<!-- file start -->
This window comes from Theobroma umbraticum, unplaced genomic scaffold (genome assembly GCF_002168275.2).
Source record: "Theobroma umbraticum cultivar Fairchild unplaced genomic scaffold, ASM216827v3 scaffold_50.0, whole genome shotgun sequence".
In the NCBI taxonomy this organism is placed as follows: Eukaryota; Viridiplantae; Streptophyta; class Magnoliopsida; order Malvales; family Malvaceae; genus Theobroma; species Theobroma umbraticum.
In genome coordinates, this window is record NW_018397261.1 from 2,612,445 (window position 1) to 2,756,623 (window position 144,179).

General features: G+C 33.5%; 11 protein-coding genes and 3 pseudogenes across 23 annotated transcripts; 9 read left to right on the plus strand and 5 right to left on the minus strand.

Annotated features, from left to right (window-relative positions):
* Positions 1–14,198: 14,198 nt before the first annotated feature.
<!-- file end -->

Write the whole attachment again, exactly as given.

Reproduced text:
This window comes from Theobroma umbraticum, unplaced genomic scaffold (genome assembly GCF_002168275.2).
Source record: "Theobroma umbraticum cultivar Fairchild unplaced genomic scaffold, ASM216827v3 scaffold_50.0, whole genome shotgun sequence".
In the NCBI taxonomy this organism is placed as follows: Eukaryota; Viridiplantae; Streptophyta; class Magnoliopsida; order Malvales; family Malvaceae; genus Theobroma; species Theobroma umbraticum.
In genome coordinates, this window is record NW_018397261.1 from 2,612,445 (window position 1) to 2,756,623 (window position 144,179).

General features: G+C 33.5%; 11 protein-coding genes and 3 pseudogenes across 23 annotated transcripts; 9 read left to right on the plus strand and 5 right to left on the minus strand.

Annotated features, from left to right (window-relative positions):
* Positions 1–14,198: 14,198 nt before the first annotated feature.